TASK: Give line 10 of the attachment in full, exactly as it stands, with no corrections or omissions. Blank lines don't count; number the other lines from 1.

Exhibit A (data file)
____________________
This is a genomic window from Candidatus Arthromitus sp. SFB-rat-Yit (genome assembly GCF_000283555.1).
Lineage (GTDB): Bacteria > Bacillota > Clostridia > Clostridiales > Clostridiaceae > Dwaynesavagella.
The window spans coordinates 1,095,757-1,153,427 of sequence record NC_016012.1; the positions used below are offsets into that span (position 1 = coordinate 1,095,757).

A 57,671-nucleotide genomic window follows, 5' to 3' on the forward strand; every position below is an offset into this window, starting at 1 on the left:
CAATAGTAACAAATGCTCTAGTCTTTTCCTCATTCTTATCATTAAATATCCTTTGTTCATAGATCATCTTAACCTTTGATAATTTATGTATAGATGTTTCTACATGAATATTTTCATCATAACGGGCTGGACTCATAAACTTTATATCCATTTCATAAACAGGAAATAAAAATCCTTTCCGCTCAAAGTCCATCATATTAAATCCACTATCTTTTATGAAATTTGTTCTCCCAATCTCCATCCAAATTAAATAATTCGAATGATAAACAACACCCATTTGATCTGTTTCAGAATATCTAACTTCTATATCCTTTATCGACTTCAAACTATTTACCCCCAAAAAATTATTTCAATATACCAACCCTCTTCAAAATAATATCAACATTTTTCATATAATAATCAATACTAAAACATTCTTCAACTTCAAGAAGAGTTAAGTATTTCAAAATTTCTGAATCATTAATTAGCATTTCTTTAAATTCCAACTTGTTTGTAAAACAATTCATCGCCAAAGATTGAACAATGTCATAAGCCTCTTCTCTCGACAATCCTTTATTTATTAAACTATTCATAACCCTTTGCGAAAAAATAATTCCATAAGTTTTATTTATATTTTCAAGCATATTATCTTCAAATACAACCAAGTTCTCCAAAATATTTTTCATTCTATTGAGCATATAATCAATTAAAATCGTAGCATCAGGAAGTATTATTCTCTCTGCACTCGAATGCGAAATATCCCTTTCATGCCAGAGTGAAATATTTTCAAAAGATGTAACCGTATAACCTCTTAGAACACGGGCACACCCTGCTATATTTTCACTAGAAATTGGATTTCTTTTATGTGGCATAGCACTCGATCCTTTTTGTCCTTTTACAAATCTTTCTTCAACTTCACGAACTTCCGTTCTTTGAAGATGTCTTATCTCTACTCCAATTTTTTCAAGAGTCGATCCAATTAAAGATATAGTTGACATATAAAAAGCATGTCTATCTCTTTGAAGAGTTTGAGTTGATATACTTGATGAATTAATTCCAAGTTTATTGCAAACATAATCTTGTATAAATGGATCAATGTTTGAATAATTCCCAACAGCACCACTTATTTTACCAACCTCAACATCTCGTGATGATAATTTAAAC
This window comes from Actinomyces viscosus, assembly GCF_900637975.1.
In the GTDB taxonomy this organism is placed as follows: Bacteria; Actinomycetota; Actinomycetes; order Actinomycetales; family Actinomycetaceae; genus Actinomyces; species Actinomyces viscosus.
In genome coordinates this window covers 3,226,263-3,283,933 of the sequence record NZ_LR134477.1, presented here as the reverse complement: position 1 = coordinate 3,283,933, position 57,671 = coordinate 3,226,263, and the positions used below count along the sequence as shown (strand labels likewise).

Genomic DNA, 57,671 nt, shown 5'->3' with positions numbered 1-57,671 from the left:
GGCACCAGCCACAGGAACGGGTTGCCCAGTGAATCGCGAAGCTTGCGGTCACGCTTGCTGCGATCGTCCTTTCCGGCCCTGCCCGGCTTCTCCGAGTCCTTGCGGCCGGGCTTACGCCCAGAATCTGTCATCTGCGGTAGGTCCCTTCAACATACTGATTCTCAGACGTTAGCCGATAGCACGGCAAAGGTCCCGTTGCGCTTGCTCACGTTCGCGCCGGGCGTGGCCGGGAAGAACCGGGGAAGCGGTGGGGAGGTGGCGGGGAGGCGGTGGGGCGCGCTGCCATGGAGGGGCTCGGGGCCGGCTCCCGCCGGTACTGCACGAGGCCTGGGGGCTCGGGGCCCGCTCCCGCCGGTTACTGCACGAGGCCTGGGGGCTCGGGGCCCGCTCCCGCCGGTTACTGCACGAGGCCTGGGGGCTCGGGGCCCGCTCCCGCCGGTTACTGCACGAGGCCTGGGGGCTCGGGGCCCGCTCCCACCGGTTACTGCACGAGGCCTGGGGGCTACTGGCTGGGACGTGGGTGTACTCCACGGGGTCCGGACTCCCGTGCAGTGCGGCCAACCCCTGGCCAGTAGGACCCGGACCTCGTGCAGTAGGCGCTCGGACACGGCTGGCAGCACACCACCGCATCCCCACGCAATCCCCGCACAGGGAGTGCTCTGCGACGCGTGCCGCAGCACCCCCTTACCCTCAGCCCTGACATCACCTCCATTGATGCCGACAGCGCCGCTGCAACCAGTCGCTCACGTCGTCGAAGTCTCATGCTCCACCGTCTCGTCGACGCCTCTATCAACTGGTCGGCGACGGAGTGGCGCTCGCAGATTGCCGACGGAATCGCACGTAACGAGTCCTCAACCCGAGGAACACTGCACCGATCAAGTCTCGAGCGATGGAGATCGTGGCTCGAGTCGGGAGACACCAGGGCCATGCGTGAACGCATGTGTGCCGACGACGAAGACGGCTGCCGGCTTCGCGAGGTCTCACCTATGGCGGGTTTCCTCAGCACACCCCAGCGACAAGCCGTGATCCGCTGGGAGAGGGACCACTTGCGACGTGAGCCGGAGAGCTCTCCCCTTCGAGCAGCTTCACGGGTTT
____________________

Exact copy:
GGCACCAGCCACAGGAACGGGTTGCCCAGTGAATCGCGAAGCTTGCGGTCACGCTTGCTGCGATCGTCCTTTCCGGCCCTGCCCGGCTTCTCCGAGTCCTTGCGGCCGGGCTTACGCCCAGAATCTGTCATCTGCGGTAGGTCCCTTCAACATACTGATTCTCAGACGTTAGCCGATAGCACGGCAAAGGTCCCGTTGCGCTTGCTCACGTTCGCGCCGGGCGTGGCCGGGAAGAACCGGGGAAGCGGTGGGGAGGTGGCGGGGAGGCGGTGGGGCGCGCTGCCATGGAGGGGCTCGGGGCCGGCTCCCGCCGGTACTGCACGAGGCCTGGGGGCTCGGGGCCCGCTCCCGCCGGTTACTGCACGAGGCCTGGGGGCTCGGGGCCCGCTCCCGCCGGTTACTGCACGAGGCCTGGGGGCTCGGGGCCCGCTCCCGCCGGTTACTGCACGAGGCCTGGGGGCTCGGGGCCCGCTCCCACCGGTTACTGCACGAGGCCTGGGGGCTACTGGCTGGGACGTGGGTGTACTCCACGGGGTCCGGACTCCCGTGCAGTGCGGCCAACCCCTGGCCAGTAGGACCCGGACCTCGTGCAGTAGGCGCTCGGACACGGCTGGCAGCACACCACCGCATCCCCACGCAATCCCCGCACAGGGAGTGCTCTGCGACGCGTGCCGCAGCACCCCCTTACCCTCAGCCCTGACATCACCTCCATTGATGCCGACAGCGCCGCTGCAACCAGTCGCTCACGTCGTCGAAGTCTCATGCTCCACCGTCTCGTCGACGCCTCTATCAACTGGTCGGCGACGGAGTGGCGCTCGCAGATTGCCGACGGAATCGCACGTAACGAGTCCTCAACCCGAGGAACACTGCACCGATCAAGTCTCGAGCGATGGAGATCGTGGCTCGAGTCGGGAGACACCAGGGCCATGCGTGAACGCATGTGTGCCGACGACGAAGACGGCTGCCGGCTTCGCGAGGTCTCACCTATGGCGGGTTTCCTCAGCACACCCCAGCGACAAGCCGTGATCCGCTGGGAGAGGGACCACTTGCGACGTGAGCCGGAGAGCTCTCCCCTTCGAGCAGCTTCACGGGTTT